93rd Session of the Committee on the Rights of the Child (CRC)

8th May – 26th May 2023

Review of Finland

15th–16th May 2023


By Eunike Mangampa / GICJ


Executive Summary

On the 15th and 16th of May, the Committee on the Rights of the Child (CRC) convened to review the combined fifth and sixth periodic reports under the Convention on the Rights of the Child and Finland’s initial report on the Optional Protocol on the Sale of Children, Child Prostitution and Pornography. This meeting was attended by the Finland delegation, notably comprising eight ministries, the permanent mission in Geneva, and the government of the autonomous region of Åland.

However, a common concern that the Committee has voiced pertains to the need for further consideration of minority groups in its policy implementation. The Committee expressed concerns on issues such as the limited inclusion of Romani, Sami and migrant children in equitable education initiatives, lacking accommodation for children with disabilities, and others. The Committee also addressed the discrepancy in standards between Åland and Finland.

Regarding the optional protocol, the Committee’s concerns were mainly regarding missing data points and a lack of progress reports on initiatives such as the Development Indicator Framework instituted in June 2021. Another primary concern of the Committee was that Finland’s amendment to the criminal code only regulates the trafficking of children. In response, the Committee called for a distinction to be made between child trafficking and the sale of children to comply with definitions set under international law.


Composed of 18 independent experts, the CRC monitors a state’s implementation of the Convention on the Rights of the Child. If ratified, this body also monitors the implementation of the optional protocol on the involvement of children in armed conflict and another optional protocol on the sale of children, child prostitution and child pornography. Under Article 44 of the Convention, state parties have an obligation to regularly submit reports on the steps that have been taken to implement the Convention in their respective countries further. This report is then subject to examination by the Committee, where concerns are addressed and recommendations provided through its concluding observation.

Finland ratified the Convention on the Rights of the Child on the 20th of June 1991. On the 10th of April 2002, Finland ratified the Optional Protocol to the Convention on the Rights of the Child on the involvement of children in armed conflict. Then on the 1st of June 2012, Finland ratified the other Optional Protocol to the Convention on the sale of children, child prostitution and child pornography.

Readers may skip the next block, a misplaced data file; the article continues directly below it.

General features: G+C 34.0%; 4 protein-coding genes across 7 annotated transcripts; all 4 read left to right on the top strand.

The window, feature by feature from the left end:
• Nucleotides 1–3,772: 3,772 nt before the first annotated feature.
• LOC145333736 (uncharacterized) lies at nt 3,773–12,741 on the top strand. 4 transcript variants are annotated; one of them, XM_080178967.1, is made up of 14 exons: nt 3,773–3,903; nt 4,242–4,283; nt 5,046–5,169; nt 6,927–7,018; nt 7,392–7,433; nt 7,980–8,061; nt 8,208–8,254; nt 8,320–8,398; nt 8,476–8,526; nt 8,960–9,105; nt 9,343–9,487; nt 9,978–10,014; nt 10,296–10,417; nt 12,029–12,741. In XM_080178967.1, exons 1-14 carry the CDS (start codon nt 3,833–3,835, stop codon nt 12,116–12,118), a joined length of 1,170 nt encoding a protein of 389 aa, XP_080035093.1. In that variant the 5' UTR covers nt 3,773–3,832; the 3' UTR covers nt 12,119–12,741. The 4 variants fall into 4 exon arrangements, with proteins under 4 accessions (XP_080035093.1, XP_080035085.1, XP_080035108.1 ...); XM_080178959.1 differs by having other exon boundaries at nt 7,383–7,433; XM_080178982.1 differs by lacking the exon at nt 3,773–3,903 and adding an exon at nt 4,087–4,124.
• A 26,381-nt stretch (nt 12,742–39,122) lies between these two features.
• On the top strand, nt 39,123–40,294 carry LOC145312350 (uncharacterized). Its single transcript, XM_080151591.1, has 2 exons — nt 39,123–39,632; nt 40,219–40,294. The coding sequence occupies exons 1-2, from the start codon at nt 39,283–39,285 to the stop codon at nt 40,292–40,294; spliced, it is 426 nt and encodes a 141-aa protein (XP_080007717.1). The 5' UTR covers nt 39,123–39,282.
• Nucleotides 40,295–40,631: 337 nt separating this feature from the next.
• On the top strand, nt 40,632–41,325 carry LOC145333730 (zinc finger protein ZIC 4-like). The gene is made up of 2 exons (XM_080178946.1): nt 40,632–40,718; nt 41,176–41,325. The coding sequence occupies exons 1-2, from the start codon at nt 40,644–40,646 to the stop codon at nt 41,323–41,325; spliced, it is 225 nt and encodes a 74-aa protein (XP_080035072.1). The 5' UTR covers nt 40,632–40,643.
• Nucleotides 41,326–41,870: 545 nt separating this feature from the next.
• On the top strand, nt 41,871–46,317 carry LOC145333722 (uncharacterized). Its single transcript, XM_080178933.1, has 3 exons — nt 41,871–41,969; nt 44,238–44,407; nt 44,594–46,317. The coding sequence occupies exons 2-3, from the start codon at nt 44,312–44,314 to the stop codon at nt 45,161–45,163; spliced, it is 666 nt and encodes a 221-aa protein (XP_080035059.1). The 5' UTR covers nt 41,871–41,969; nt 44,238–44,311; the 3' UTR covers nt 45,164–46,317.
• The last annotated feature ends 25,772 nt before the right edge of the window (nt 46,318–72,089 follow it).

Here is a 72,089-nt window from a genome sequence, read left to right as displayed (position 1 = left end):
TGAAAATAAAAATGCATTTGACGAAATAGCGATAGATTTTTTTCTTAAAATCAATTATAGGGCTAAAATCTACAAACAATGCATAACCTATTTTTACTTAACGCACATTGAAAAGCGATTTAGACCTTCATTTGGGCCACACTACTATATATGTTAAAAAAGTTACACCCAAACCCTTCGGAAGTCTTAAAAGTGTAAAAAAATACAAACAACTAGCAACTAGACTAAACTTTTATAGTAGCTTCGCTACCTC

Finland’s last meeting with the CRC was during the 57th Session held in 2011, where Finland’s fourth periodic report (CRC/C/FIN/4) was considered.

Progress Achieved by the State Party

  1. Action Plan for the Prevention of Violence Against Children
  2. National implementation plan for the Lanzarote Convention
  3. Action plan to implement the Istanbul Convention
  4. Action plan to implement the national Barnahus project
  5. Handbook on the investigation of crimes against children, issued by the National Police Board
  6. Action Plan against Trafficking in Human Beings
  7. Amendments to Chapter 20 of the Criminal Code on sexual offences
  8. Government proposal (HE 144/2022 vp), according to which sexual offences and human trafficking offences are dealt with urgently
  9. Collection of statistics on child sexual abuse and exploitation


Statement by Finland

As head of the delegation, Ms. Krista Oinonen, Director of the Unit for Human Rights Courts and Conventions from the Ministry of Foreign Affairs, began by highlighting Finland’s various achievements. One of the first achievements that the representative highlighted was Finland’s National Child Strategy. This strategy aims to act as a blueprint to develop a “rights-based national strategy rooted in the convention.” Ms. Oinonen notably mentioned that children’s participation was central to developing this strategy. The strategy tackles issues by creating national action plans, such as implementing the Lanzarote Convention (protection for children against sexual exploitation and abuse) and the Istanbul Convention (combating violence against women). This meeting is particularly noteworthy because it is the first time the Government of Åland has been included.

Other notable achievements noted by Ms. Oinonen included Finland’s legislative reform that increases the right to sexual self-determination, such as basing the definition of rape entirely upon consent. Ms. Oinonen also mentioned that a new law was put into force requiring all criminal cases against minors to be dealt with urgently, further protecting children in criminal proceedings. To this end, Finland has launched a series of capacity-building initiatives that aims to educate public officials, including those working in law enforcement, on the child’s rights, especially their right to participate in the democratic decision-making process.

Ms. Oinonen also brought up Finland’s new initiatives in education, migration and climate change. In education, the representative mentioned Finland’s various initiatives to ensure equitable access to education, especially for children with special educational needs and those coming from a low socioeconomic background. Ms. Oinonen then pledged to continue accepting refugees in vulnerable positions, particularly unaccompanied minors. Finland has been a pioneer in increasing children’s participation, as seen in their consultation sessions with children in drafting their climate act reform.


Interactive Dialogue

The interactive dialogue was opened by Ms. Faith Marshall-Harris, who congratulated the Finland delegation on their achievements, especially regarding the development of the first National Child Strategy and their new legislation related to sexual offences in the criminal court.


Convention on the Rights of the Child


Mr. Bragi Gudbrandsson, who led the inquiry on violence, focused on the various groups that are most vulnerable to it. He questioned the Finland delegation on the implementation of the non-violent action plan. The representative from the Ministry of Justice provided details on this action plan, which has targeted initiatives that work to prevent specific forms of violence, such as honour killings and digital violence. The representative mentioned that the plan included 32 measures tackling a different aspect of violence. Another representative from the delegation also acknowledges that domestic violence has increased in some regions in Finland since 2013.